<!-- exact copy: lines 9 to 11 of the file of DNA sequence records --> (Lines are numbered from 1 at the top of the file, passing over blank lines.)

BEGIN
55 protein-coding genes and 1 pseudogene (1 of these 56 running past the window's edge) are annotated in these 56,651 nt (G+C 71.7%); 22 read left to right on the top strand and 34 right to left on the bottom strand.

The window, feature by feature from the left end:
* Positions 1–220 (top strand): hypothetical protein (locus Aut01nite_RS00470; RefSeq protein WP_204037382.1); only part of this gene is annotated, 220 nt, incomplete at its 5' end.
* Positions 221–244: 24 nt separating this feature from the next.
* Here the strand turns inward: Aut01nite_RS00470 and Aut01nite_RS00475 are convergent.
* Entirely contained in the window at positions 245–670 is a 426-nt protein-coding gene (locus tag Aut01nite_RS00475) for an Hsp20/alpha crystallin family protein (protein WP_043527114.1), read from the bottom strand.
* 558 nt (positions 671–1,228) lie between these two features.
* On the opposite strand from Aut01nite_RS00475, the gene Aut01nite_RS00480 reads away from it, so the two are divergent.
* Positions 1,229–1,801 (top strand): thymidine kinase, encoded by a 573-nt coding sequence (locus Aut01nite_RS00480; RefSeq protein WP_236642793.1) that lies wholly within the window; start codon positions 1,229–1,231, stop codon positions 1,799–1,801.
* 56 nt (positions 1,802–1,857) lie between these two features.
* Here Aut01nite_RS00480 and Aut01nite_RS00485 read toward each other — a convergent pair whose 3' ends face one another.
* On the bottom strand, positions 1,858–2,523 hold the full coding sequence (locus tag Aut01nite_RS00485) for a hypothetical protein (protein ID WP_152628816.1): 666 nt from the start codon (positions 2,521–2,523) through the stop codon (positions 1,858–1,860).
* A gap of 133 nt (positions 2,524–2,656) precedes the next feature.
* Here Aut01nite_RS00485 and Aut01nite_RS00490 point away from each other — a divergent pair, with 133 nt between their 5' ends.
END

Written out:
* Positions 1,229–1,801 (top strand): thymidine kinase, encoded by a 573-nt coding sequence (locus Aut01nite_RS00480; RefSeq protein WP_236642793.1) that lies wholly within the window; start codon positions 1,229–1,231, stop codon positions 1,799–1,801.
* 56 nt (positions 1,802–1,857) lie between these two features.
* Here Aut01nite_RS00480 and Aut01nite_RS00485 read toward each other — a convergent pair whose 3' ends face one another.